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Art&Seek Q&A: Simon Sargon

by Cindy Chaffin 22 Oct 2009 9:15 AM

Simon Sargon, a highly regarded composer and professor of composition at SMU, will enjoy a Dallas Symphony Orchestra premiere of his work for young audiences.


sargonPicSimon Sargon, a highly regarded composer and professor of composition at SMU since 1983, will enjoy a Dallas Symphony Orchestra premiere of his work for young audiences, “The Town Musicians of Bremen,” at its opening Family Concert on Sunday, October 25, 2009 at the Meyerson Symphony Center.

Written in 2004 and dedicated to his granddaughter, Juliana, “The Town Musicians” is a musical telling of the story by The Brothers Grimm in which four animals escape their heartless owners and, en route to the town of Bremen, prove their continued usefulness by noisily scaring off some inept robbers. The DSO’s performance will include the talented dancers of the Dallas Black Dance Theatre acting out the personalities of Desmond the Donkey, Nick the Cat, Clarence the Hound, and Red the Rooster, as well as the bumbling robbers. Premiered at Tufts University in Boston, Massachusetts in 2006, the piece has been an audience favorite for several seasons at the Music in the Mountains summer festival in Durango, Colorado, Southern Methodist University (with the Meadows Division of Dance), and the University of Missouri-Columbia summer music festival (with the Missouri Contemporary Ballet). This fall it will also be performed by the Maple City Chamber Orchestra in Goshen, Indiana on its Family Concert series.

Among other honors, the Dallas Symphony Orchestra has premiered three of Sargon’s works to critical acclaim and over the years he has collaborated, performed, and recorded works with numerous DSO musicians. Most recently, Sargon and Erin Hannigan, Principal Oboist of the DSO, garnered high praise for two of Sargon’s chamber music compositions that were included on the CD “From Firewing to Hafiz” (Crystal, 2008).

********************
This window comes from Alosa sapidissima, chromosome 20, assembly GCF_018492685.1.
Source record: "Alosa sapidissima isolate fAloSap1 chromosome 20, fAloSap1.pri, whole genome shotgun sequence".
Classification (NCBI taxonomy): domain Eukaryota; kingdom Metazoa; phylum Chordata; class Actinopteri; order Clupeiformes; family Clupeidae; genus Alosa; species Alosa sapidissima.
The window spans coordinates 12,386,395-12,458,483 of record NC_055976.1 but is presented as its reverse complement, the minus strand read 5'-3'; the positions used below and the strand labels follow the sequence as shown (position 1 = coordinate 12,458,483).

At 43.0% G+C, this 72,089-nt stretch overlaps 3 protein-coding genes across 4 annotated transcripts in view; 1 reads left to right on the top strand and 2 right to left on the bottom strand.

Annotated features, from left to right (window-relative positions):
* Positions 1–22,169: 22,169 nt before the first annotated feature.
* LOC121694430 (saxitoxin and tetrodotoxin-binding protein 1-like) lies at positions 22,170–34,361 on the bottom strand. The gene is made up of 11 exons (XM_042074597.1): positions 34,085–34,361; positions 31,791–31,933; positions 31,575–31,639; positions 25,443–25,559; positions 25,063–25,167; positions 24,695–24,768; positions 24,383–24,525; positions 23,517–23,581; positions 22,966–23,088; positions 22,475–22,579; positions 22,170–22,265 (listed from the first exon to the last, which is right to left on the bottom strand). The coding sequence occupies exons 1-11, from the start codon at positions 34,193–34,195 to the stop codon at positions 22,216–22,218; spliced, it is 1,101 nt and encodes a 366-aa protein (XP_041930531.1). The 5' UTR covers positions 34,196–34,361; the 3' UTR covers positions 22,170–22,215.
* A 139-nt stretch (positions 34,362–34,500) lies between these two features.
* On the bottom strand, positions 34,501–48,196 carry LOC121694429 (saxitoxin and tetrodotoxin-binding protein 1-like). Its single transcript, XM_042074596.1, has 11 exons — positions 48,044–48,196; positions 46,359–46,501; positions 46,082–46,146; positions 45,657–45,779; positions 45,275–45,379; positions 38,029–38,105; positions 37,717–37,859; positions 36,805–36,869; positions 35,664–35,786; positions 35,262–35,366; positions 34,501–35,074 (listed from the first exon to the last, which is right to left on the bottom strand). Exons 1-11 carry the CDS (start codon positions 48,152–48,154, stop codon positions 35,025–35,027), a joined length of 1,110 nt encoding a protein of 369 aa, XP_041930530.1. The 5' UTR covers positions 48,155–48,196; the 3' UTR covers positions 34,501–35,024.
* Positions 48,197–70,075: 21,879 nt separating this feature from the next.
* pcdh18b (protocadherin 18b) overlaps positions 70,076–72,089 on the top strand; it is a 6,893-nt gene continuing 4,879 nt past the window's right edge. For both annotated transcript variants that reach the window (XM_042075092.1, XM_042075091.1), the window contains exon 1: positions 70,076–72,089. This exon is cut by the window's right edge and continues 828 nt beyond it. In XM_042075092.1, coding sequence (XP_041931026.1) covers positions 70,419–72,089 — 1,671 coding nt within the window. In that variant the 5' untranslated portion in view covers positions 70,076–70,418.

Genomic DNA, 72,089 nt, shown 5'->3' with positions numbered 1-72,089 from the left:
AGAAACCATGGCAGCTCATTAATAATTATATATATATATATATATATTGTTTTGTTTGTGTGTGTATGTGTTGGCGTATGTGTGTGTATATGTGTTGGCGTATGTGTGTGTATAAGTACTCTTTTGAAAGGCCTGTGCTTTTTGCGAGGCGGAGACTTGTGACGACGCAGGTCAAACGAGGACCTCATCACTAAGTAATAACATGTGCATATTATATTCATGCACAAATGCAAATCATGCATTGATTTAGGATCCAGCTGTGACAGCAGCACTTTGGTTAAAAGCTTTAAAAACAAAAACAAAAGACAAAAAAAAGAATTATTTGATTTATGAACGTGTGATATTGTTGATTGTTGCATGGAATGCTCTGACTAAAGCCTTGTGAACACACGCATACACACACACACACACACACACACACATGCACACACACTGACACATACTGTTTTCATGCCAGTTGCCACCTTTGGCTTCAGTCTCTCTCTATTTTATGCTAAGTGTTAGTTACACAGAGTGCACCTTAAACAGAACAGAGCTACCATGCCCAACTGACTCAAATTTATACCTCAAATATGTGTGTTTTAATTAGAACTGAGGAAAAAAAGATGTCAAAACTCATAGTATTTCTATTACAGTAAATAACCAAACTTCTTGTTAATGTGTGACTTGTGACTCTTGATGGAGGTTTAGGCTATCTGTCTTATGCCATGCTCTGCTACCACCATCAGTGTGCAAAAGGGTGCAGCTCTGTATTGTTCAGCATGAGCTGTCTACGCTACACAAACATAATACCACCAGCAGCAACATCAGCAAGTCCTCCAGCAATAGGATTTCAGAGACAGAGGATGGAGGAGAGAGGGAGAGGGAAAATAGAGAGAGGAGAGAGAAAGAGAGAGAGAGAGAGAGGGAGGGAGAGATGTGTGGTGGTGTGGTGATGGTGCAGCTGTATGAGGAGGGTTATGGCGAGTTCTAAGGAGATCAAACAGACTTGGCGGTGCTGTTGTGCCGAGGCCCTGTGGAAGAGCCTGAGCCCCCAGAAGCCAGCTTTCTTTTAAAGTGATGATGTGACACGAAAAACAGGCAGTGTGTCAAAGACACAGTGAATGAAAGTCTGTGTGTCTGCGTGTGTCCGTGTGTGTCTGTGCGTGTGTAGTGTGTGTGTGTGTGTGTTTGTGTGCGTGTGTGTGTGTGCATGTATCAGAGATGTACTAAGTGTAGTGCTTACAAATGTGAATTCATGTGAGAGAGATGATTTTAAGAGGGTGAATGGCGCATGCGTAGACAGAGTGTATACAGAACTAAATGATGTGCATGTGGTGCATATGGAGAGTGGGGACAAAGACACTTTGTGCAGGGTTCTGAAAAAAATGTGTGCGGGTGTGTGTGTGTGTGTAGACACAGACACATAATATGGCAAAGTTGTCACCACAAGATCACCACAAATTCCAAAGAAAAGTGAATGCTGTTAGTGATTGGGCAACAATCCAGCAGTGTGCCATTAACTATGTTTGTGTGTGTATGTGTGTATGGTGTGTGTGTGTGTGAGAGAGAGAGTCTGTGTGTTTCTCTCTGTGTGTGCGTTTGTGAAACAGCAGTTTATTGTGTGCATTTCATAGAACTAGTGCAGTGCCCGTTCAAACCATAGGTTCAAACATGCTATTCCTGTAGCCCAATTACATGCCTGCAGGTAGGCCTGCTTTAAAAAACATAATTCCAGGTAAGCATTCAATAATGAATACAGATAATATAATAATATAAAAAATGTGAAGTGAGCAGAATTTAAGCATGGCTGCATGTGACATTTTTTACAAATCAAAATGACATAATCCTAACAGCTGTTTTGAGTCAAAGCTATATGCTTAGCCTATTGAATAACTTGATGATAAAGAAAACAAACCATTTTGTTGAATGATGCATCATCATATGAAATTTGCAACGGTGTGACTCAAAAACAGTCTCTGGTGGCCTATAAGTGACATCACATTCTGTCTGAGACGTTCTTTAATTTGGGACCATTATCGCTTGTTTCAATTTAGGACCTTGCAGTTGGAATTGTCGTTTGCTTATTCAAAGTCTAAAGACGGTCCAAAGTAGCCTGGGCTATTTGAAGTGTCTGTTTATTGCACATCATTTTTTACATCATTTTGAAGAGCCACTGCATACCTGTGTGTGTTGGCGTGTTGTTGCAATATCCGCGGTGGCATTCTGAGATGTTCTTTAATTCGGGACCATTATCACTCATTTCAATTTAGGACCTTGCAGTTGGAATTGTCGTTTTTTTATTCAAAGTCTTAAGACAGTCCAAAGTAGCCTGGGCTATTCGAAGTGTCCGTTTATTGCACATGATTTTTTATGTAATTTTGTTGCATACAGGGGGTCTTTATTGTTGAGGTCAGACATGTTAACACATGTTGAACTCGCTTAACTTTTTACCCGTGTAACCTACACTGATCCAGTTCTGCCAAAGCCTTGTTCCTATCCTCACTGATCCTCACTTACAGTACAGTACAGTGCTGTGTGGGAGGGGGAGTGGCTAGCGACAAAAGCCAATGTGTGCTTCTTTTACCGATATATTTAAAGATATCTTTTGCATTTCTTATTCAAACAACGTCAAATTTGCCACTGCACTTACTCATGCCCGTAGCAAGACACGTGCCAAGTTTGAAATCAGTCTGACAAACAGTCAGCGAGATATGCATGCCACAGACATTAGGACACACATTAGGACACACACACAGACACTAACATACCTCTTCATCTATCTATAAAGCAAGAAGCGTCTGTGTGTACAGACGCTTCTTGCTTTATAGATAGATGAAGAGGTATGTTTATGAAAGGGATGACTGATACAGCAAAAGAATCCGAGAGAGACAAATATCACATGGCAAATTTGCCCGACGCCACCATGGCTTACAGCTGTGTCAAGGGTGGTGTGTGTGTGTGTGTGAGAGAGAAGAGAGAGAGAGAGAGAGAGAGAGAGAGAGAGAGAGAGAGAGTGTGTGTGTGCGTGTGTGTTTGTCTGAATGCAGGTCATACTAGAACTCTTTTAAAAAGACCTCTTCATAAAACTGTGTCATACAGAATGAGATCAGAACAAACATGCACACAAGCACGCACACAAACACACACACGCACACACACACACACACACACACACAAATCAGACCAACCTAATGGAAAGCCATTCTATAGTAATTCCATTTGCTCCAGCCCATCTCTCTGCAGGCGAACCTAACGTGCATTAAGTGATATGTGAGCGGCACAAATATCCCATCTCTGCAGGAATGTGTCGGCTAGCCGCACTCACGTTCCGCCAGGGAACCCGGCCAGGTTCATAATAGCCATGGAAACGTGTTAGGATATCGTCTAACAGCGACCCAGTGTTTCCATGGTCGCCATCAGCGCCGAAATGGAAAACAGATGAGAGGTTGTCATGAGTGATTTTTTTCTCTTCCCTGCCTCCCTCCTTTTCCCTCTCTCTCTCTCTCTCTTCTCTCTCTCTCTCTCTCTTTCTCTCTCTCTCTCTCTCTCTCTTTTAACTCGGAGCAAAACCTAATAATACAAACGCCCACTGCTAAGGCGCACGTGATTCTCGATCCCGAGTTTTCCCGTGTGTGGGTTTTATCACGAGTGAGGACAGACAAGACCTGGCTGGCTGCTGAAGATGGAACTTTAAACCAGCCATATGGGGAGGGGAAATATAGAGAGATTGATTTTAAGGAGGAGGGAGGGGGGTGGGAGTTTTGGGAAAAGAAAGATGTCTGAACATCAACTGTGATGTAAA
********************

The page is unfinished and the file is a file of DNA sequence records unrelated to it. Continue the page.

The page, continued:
Sargon received one of the prestigious Sam Taylor Fellowship Awards for 2008-2009 for his proposal to create a large-scale work for solo voice, chorus and symphony orchestra utilizing both extant and ancient religious texts. He is also a recipient of the Meadows Foundation 2008-2009 Distinguished Professor Award.

Mr. Sargon recently gave us a few moments of his time to answer a few questions as part of this week’s Art&Seek Q&A:

Art&Seek: “The Town Musicians of Bremen,” is a lovely concept, in that it was written with children in mind and it’s a wonderful story put to music. Your granddaughter was the inspiration behind it; tell me a little more about that.

Simon Sargon: When Juliana, my first grandchild, was born in 2002, I was as thrilled and excited as I imagine any first-time grandparent could be. Being a composer, it was only natural for me to want to mark this special occasion with a musical tribute.

Just at that time the Dallas Symphony Orchestra had returned from a European concert tour, and my friend Greg Hustis, the first hornist of the orchestra, brought me a series of illustrated postcards from the town of Bremen, where the Symphony had toured. He suggested that the Brothers Grimm story about the Town Musicians of Bremen might be an ideal piece for a children’s concert. When he mentioned this idea to me, a light bulb switched on in my head, and I started to work immediately.

Actually writing the music for the piece was not the most difficult part of the project. The actual story, as told by the Brothers Grimm, I found to be rather stodgy and unimaginative. So I ended up re-writing the story, updating the narration for a 21st century audience. As it turned out, that was the most time consuming part of the project!

Art&Seek: This will be your 4th premiere with the Dallas Symphony Orchestra. Is it still as thrilling and exciting as the first time and what goes through your mind as the curtain begins to open?